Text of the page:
In the midst of nationwide protests sparked by the death of George Floyd at the hands of Minneapolis police, TV networks have begun to reconsider the purpose of police-centric shows in their programming.
“Cops” and “Live PD” have been canceled as a result of the ongoing conversation concerning police brutality and racial injustice, but what about cop dramas and comedies, such as ABC’s “The Rookie” and FOX’s “9-1-1”?
This question was a focal point in a roundtable discussion with TV chiefs at Variety‘s Virtual TV Festival on Wednesday. President of ABC Entertainment Karey Burke, president of Fox Entertainment Michael Thorn, president of OWN Tina Perry and Univision president of entertainment and chief marketing officer Jessica Rodriguez all shared their thoughts on the representation of police on TV in conversation with Variety‘s Cynthia Littleton.
“I don’t know how you look at a police show and ignore [racial injustice],” Thorn said. “We certainly won’t.”
The executives outlined some of their plans to address the topics in their networks and respective cop shows.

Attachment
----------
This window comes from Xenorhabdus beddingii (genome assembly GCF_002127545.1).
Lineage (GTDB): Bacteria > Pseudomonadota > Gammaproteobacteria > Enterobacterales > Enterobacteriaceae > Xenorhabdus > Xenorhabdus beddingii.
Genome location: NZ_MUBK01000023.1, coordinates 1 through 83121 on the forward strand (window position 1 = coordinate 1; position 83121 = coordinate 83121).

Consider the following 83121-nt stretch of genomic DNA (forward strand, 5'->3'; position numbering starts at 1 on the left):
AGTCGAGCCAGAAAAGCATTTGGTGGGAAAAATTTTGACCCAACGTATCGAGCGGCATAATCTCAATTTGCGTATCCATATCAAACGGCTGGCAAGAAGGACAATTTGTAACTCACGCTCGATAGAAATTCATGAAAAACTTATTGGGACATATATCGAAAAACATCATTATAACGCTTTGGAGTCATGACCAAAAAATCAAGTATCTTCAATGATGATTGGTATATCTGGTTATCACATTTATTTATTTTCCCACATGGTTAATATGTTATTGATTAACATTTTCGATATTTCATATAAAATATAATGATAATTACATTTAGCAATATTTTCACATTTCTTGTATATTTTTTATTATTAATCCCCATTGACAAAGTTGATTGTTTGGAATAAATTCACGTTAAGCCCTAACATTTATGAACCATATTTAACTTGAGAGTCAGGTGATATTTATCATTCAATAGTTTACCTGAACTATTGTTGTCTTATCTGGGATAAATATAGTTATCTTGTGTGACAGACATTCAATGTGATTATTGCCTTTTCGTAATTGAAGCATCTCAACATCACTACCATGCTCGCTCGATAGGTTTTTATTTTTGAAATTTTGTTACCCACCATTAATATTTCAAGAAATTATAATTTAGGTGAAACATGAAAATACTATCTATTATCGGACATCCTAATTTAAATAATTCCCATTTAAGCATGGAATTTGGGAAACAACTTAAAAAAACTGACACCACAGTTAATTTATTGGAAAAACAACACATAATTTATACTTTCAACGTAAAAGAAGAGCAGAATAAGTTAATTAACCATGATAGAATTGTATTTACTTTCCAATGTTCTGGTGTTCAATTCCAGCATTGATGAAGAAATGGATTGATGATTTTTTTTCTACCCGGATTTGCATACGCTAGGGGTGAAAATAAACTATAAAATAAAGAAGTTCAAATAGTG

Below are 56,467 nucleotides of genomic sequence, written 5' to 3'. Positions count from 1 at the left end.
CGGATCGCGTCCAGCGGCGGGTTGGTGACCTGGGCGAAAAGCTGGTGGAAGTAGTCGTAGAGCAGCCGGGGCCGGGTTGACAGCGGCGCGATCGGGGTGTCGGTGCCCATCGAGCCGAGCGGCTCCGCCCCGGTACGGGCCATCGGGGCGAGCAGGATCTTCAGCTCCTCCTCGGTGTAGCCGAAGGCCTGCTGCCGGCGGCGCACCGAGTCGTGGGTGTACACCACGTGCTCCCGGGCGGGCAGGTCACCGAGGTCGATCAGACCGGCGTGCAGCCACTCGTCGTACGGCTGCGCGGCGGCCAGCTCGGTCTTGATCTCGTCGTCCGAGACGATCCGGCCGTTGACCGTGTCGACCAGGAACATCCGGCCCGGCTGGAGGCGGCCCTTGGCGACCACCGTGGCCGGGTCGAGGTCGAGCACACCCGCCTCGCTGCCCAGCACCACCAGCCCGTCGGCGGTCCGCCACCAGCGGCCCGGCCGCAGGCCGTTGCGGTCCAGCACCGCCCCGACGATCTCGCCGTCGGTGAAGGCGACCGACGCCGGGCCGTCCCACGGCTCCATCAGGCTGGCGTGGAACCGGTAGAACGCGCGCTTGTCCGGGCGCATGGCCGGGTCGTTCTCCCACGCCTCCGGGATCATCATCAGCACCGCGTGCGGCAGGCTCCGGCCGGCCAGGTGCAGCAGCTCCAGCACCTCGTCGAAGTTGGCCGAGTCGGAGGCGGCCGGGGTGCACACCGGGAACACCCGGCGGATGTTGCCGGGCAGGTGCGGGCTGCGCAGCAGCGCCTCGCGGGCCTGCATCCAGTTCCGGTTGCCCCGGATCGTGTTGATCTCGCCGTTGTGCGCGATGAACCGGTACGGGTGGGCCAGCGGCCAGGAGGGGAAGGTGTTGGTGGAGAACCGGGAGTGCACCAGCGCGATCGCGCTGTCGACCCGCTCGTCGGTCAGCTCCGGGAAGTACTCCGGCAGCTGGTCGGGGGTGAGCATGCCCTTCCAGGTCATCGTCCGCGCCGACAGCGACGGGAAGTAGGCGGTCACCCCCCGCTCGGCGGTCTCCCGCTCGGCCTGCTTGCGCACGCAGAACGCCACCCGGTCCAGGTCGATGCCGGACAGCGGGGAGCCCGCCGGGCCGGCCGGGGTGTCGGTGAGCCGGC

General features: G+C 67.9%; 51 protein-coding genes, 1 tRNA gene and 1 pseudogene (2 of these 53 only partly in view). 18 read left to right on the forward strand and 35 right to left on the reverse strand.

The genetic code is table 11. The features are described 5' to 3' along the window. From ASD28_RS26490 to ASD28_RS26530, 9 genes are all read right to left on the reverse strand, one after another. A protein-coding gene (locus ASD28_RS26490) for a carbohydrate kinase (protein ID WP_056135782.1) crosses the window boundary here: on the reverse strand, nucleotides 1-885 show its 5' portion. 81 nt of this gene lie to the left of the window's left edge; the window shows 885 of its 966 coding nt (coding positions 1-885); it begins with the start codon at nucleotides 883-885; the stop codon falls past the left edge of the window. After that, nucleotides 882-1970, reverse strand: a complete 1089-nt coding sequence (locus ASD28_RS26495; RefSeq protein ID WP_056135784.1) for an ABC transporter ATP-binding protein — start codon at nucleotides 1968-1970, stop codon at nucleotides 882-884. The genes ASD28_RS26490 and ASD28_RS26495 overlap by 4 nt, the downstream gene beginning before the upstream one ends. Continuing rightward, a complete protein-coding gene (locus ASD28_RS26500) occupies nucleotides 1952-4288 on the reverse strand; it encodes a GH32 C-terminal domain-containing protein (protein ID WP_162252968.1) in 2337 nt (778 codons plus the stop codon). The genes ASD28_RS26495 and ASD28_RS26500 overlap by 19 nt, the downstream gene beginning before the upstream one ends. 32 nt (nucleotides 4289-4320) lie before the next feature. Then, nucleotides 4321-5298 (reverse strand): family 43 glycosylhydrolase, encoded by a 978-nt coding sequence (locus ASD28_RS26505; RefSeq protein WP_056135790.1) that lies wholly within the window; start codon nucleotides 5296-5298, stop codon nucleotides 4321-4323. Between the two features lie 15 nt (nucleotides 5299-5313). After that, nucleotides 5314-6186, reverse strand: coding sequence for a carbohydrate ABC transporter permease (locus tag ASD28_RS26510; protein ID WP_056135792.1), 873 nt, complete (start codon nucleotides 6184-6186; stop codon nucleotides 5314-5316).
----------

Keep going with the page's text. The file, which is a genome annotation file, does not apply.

“Alexi Hawley, the showrunner of ‘The Rookie,’ is a really wonderful partner and very quickly moved to bring consultants from all kinds of advocacy groups like Color of Change into his writers’ room,” Burke said.
Burke also announced that ABC has greenlit a scripted show from Michael Strahan and Chino, Calif., police officer Ryan Tillman based on Tillman’s experience as a Black police officer.
“We’re off to the races with developing a show from this perspective, which is one that I haven’t seen in a long time, and it really needs to be on-air and part of the conversation,” Burke said.
Beyond diversifying representation on-air, all parties were quick to agree that the amplification of Black stories and voices also needs to increase on the corporate level.
“You have to be very front and center about this and tie it to yearly goals and objectives,” Rodriguez said. “So I find that when you’re talking about the goals of the team in terms of ratings and what success looks like in the organization, a conversation also needs to be tied around what the stories are that we’re telling.”
Perry echoed this sentiment within OWN, adding that the network has been working to uplift young writers and is receiving more pitches than ever that address racial injustice and inequality.
“Listen to your employees in this moment. You’ve got to create a safe forum for them, a safe environment to let them express themselves and listen to them,” Perry said. “Especially your African American employees and employees of color.”